Coding Guidelines

CNTK Coding Style

This page documents the conventions used in the source code of CNTK. Please adhere to these conventions when writing new code. Follow common sense and break up functions exceeding a reasonable limit (a couple of screen pages), use meaningful names, comment well and keep comments and code in sync, etc.

Basics: indentation, spacing and braces

Code is consistently indented using four spaces. Tab characters are not allowed anywhere in the code. The only exceptions are Makefiles, other build system, or data files where tab characters are syntactically required.

The following code blocks are indented:

  • Bodies of control statements: for, if, while, switch, etc.
  • Free statement blocks, i.e. opening and closing braces which do not follow any control statement. These are sometimes used to limit the lifetime of objects.
  • Bodies of classes and functions.
  • Statements continued from the previous line.
  • Code in case statements starts on the line following the case statement and is indented.

The following things are not indented:

  • Contents of namespaces.
  • Case labels
  • Access control specifiers.

Function declarations with long parameter lists may be split over multiple lines. The parameter declaration on the split lines should be indented to the opening parenthesis of the function declaration. Calls to functions with long parameter lists may be split over multiple lines, the split lines should be indented to the opening parenthesis of the associated function statement.

Code is written using Allman or BSD Unix style braces. This style puts the brace associated with a control statement on the next line, indented to the same level as the control statement. Statements within the braces are indented to the next level, it is recommended to never omit braces, even for small blocks.

Spaces are present in the following places:

  • Around all binary operators, including assignments
  • Between a keyword and parentheses
  • Between an identifier or keyword and a brace
  • After commas and semicolons that do not end a line

Spaces are absent in the following places:

  • Before semicolons and commas
  • On the inner side of parentheses
  • Between a function name and its argument list
  • Between unary operators and their operands
  • Inside an empty argument list
  • Between a label and a colon
  • Around the scope operator ::

Member initializer lists and base class lists that contain more than one class should be written on a separate line. This makes it very easy to spot errors.

namespace Microsoft { namespace MSR { namespace CNTK {

Matrix ImplodeSelf(int x);
int ConfuseUs(float y);

class MainPart:
    public Head,
    protected Heart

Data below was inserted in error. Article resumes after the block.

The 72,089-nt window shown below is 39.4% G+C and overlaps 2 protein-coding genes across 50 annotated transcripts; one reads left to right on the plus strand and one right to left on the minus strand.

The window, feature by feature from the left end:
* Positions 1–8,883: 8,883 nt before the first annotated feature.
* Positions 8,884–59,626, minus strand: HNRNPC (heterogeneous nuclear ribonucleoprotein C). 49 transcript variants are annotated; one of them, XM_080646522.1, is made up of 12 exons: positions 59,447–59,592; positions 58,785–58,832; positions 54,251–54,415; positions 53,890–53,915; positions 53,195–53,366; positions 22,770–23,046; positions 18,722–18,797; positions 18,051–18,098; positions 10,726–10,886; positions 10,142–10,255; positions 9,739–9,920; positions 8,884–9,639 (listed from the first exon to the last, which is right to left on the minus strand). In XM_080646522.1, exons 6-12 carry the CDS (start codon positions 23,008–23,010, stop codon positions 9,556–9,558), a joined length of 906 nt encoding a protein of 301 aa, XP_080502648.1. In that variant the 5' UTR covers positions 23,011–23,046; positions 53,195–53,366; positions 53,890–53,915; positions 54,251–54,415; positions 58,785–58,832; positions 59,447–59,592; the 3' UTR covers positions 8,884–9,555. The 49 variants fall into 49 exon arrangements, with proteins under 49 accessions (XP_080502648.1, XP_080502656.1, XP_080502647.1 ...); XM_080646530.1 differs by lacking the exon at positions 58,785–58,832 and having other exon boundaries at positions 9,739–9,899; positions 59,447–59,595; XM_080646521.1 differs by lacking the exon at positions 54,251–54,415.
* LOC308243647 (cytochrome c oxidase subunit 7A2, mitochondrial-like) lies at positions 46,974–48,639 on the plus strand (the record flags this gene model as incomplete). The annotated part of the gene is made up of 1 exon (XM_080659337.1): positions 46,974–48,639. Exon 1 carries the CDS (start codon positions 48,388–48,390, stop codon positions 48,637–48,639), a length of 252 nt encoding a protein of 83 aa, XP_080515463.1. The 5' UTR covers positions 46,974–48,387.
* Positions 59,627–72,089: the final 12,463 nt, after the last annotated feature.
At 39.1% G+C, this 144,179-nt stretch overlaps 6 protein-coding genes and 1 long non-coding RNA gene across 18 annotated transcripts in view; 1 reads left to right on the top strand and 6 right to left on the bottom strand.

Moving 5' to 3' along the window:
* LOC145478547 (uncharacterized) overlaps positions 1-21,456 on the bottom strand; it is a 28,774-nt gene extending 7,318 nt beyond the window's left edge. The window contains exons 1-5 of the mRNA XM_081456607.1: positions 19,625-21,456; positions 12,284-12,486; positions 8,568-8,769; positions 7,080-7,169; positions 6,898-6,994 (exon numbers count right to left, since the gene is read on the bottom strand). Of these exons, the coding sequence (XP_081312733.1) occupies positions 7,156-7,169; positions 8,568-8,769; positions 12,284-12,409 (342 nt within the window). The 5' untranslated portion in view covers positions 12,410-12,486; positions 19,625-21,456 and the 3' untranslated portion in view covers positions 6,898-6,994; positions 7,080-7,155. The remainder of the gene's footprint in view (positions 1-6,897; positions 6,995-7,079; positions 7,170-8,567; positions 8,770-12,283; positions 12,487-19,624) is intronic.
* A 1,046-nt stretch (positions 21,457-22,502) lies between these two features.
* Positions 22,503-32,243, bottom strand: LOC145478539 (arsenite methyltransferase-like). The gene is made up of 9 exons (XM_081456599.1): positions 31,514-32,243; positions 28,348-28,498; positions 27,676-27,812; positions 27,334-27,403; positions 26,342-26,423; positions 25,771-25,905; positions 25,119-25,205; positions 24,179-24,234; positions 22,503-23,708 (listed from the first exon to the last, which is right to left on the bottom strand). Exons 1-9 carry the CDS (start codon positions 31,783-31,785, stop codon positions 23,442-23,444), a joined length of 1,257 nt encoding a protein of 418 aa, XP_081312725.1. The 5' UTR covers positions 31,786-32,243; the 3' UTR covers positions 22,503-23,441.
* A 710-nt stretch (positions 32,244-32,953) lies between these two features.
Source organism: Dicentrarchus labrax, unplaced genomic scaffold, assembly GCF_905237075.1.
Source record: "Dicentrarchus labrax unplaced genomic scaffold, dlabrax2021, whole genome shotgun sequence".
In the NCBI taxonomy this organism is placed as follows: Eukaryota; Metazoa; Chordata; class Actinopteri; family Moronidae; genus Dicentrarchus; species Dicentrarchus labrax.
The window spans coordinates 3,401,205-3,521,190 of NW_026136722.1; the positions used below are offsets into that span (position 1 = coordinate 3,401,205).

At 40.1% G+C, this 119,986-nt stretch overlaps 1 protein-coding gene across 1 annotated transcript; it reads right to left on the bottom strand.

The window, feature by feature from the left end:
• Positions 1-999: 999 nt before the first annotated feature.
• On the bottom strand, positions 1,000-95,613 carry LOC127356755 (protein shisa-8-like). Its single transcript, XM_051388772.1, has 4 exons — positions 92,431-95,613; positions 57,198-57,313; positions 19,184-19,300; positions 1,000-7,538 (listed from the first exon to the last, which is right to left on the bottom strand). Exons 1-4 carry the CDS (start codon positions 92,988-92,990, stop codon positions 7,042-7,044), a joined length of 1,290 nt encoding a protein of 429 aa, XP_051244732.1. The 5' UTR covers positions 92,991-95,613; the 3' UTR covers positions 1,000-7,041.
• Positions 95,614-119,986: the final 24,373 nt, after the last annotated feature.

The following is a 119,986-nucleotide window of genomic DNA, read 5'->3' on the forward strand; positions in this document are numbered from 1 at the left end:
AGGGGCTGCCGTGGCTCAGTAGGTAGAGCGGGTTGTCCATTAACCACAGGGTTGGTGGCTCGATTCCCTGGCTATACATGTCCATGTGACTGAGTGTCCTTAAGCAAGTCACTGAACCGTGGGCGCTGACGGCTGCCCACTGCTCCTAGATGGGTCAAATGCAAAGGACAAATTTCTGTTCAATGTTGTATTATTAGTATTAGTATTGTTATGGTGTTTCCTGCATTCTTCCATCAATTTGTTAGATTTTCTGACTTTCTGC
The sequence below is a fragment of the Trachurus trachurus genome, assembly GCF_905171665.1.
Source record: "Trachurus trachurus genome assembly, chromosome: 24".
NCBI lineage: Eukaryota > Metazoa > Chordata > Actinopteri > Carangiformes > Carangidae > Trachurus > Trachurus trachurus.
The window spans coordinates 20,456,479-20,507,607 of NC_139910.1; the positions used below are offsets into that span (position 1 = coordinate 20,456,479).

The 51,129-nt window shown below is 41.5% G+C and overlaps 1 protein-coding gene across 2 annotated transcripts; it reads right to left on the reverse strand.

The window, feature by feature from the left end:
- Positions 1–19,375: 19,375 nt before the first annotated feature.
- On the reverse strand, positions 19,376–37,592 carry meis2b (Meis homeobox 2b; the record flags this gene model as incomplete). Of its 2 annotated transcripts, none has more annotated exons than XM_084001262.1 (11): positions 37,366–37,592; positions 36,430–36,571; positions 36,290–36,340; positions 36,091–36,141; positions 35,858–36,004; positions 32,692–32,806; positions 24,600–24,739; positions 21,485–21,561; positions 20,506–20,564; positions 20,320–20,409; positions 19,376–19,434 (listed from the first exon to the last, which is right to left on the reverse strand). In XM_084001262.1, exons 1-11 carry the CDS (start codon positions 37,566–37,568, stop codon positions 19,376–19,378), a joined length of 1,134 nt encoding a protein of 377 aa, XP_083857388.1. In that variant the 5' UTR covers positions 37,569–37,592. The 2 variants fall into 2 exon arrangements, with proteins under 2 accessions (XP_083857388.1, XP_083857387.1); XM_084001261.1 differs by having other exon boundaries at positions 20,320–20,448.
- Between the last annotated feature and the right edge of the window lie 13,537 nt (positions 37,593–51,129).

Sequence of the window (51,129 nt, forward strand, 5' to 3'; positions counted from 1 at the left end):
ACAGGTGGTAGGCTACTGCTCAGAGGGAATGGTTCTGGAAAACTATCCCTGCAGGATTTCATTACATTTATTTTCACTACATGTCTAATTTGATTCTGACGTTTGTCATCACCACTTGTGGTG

void EatMore();
    int m_consume, m_repeater;

template <typename Box>
void Inspect(Box & container)
    switch (container)
    case 1:

    case 2:


    for (int i = 0; i < 30; ++i)
        container << EatMore();
    return container;

} } }

Naming conventions

  • Class and namespace names use UpperCamelCase aka PascalCase.
  • Names commonly spelled in all-caps (SQL, CNTK, ...) can stay in all upper cases.
  • Global and public static functions, stack variables, and class members (class variables) use lowerCamelCase.
  • Class member functions (methods) use UpperCamelCase.
  • Macros and constants use UPPER_SNAKE_CASE.
  • Template parameters which are types use UpperCamelCase.
  • Type prefixes, Hungarian notation, etc. are disallowed. Use meaningful suffixes if you need to disambiguate, e.g. floatMatrix and normalizedDoubleMatrix.

Name prefixes

  • m_ for member variables
  • s_ for static variables in any context
  • g_ for global variables, which should be avoided in the first place (as much as possible)

Variable names should be nouns. Function names should be verbs, with the exception of getters, which can be nouns. For instance, a class property called position would have the setter SetPosition() and the getter Position().

Filename conventions

C++ files should have the .cpp extension, while header files should have the .h extension. Spaces and underscores are not allowed. Using numbers in filenames is discouraged.

#define GOOD_MACRO(x) x
void CallOut();
unsigned const g_theAnswer = 42;

class SolveAllProblems 
    void DoWhatWeNeed();
    static void SetBugsOff();
    int m_countReasons;
    void NeverWorking();
    static void GetReason();
    int internalCounter;
    void InternalNeeds();
    static void ShowReason();
    int m_countShows;

template <typename TypeParam, int numberOfReasons>
void CallGlobal(boost::array<TypeParam, numberOfReasons> const &array);


Conditional compilation using the preprocessor is strongly discouraged, since it leads to code rot. Use it only when it is unavoidable, for instance when an optional dependency is used. A special case is using conditional compilation to exclude an entire file based on the platform, which is allowed.

In preference to conditionally compiled, platform-specific code, you should aim to write portable code which works the same regardless of platform. Using the Boost libraries can help a lot in this respect. If you must use different code depending on the platform, try to encapsulate it in helper functions, so that the amount of code that differs between platforms is kept to a minimum.